The federal government introduced back-to-work legislation Monday that, if passed later this week, would get the mail system moving again.
The move would end the postal lockout that has been going on for more than a week as well as the rotating strikes the union initiated before that.
The bill move has angered locked-out postal workers who said it was an unfair step for the government to take.
It is disappointing to see a federal government that has been elected by working people to legislate [people back to work]instead of fulfilling their role as mediator, said Bev Ray, president of the Edmonton chapter of the Canadian Union of Postal Workers (CUPW).
Ray said the legislation takes away the rights of workers to bargain.
“They have basically stripped the union and 48,000 workers in this country from any rights to freely collective bargain for what their working conditions are going to look like.”
Jon Caines, a spokesperson for Canada Post, said the corporation also prefers a negotiated settlement and will work towards that goal until the bill passes.
“We are still negotiating. We have been all along. We were at the table yesterday and we are there again today and, hopefully, we will be able to get a negotiated settlement.”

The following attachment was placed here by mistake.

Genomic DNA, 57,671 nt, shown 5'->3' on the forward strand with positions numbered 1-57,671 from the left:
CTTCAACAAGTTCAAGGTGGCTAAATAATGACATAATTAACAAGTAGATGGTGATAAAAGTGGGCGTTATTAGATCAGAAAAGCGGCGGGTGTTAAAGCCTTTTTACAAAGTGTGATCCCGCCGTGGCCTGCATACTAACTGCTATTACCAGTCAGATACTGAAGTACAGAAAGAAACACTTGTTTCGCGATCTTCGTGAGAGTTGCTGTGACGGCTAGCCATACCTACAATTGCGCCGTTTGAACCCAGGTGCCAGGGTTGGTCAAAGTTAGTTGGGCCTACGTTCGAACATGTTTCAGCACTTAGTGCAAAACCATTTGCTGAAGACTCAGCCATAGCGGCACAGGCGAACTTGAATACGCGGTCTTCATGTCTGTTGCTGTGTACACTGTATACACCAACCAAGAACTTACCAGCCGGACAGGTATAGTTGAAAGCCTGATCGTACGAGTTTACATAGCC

The bill would send the labour dispute to arbitration, with each side submitting a final offer. The arbitrator would then put all of the resolved issues into a final settlement, including pay raises in each of the four years of the deal.
Both sides would then have a chance to put forward their final offers on the unresolved issues in the dispute and the arbitrator would pick one of those final offers.
Ray said she is worried the arbitrator will not be able to blend the two proposals or meet in the middle.
“It definitely has us concerned. This legislation could have been written where the arbitrator could take from what both sides have put on the table to create a final offer.”
The legislation could pass as early as Thursday. The opposition parties have indicated they will not support fast tracking the bill, which means it is unclear precisely when it will pass.
If the legislation is passed, it would not take the corporation long to have the system returned to normal, Caines said.
Ray is not optimistic a deal will be reached before the legislation is passed and said she believes Canada Post has not been seriously negotiating and is fine with this outcome.
“Let’s not forget that it was Canada Post that locked out the workers.”
The union and Canada Post have agreed on many issues, but remain at odds over a proposed wage structure for new employees, a proposed modernization plan and staffing levels.
Even though rural carriers are not covered under the CUPW, mail in rural areas has largely stopped because the system has run out of mail.
The Gazette does not expect Sturgeon County readers will get their Wednesday edition, but newspaper boxes are in place throughout the county.
A link at www.stalbertgazette.com has full information on where to get the paper during the lockout available online.